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Panthers’ Brett Connolly, Wild’s Alex Stalock hit the waiver wire

Kathryn Tappen, Patrick Sharp and Anson Carter break down the latest NHL power rankings, which see the Wild cracking the top 10 and the defending-champion Lightning on top.

[UPDATE: While Connolly cleared, Stalock was claimed by the Oilers.]

Sunday’s NHL waiver wire has a couple of interesting names on it thanks to Florida Panthers forward Brett Connolly and Minnesota Wild goalie Alex Stalock being placed on waivers by their respective teams.

Let’s start with Connolly.

It is a little surprising to see him on the waiver wire at this point because he is only in year two of a four-year, $14 million contract that he signed in free agency with the Panthers prior to the 2019-20 season. While he has been off to a slow start this season with just one goal and two assists in 16 games, he was very good for the Panthers a year ago with 19 goals and 33 total points in 69 games. While he may have never panned out the way you might want a No. 6 overall pick to develop, he has still been a very consistent 15-20 goal forward that can drive possession. That is a heck of a player to have in your lineup. Not a star, but extremely useful.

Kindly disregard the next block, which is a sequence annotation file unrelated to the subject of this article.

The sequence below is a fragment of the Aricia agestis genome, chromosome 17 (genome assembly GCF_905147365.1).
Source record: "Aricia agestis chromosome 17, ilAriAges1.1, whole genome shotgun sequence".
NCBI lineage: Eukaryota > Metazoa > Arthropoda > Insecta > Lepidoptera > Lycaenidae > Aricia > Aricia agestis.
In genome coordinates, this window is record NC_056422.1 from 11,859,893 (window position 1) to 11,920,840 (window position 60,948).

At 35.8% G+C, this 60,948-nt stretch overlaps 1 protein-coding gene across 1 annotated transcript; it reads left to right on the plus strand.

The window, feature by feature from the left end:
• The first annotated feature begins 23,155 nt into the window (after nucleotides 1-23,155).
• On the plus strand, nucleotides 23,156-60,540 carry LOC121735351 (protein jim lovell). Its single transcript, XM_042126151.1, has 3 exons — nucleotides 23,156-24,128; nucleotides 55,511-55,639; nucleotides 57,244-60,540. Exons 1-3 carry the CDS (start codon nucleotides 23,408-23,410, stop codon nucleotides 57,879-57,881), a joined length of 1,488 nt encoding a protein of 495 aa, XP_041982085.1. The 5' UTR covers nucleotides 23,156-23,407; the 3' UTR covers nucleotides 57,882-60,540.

Having said that, the contract and his slow start this season will probably get him through waivers unclaimed.

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Stalock, on the other hand, seems like he could be attractive to a goalie-needy team right now.

He has yet to appear in a game this season as he recovered from an offseason upper-body injury and at one point was on the Wild’s COVID list. He seems to be closer to a return but is apparently losing out on a crowded numbers game in Minnesota. Cam Talbot is in the first year of a three-year contract and played extremely well, while Kaapo Kahkonen has been great in Talbot’s COVID-related absence. Andrew Hammond is also on the team’s taxi squad.

Stalock has been a very strong backup throughout his career and is coming off of a 2019-20 performance that saw him finish with a .910 save percentage and 20-11-4 record in 36 appearances. He is in year two of a three-year contract that carries a salary cap number of $785,000 per season.

Adam Gretz is a writer for Pro Hockey Talk on NBC Sports. Drop him a line at or follow him on Twitter @AGretz.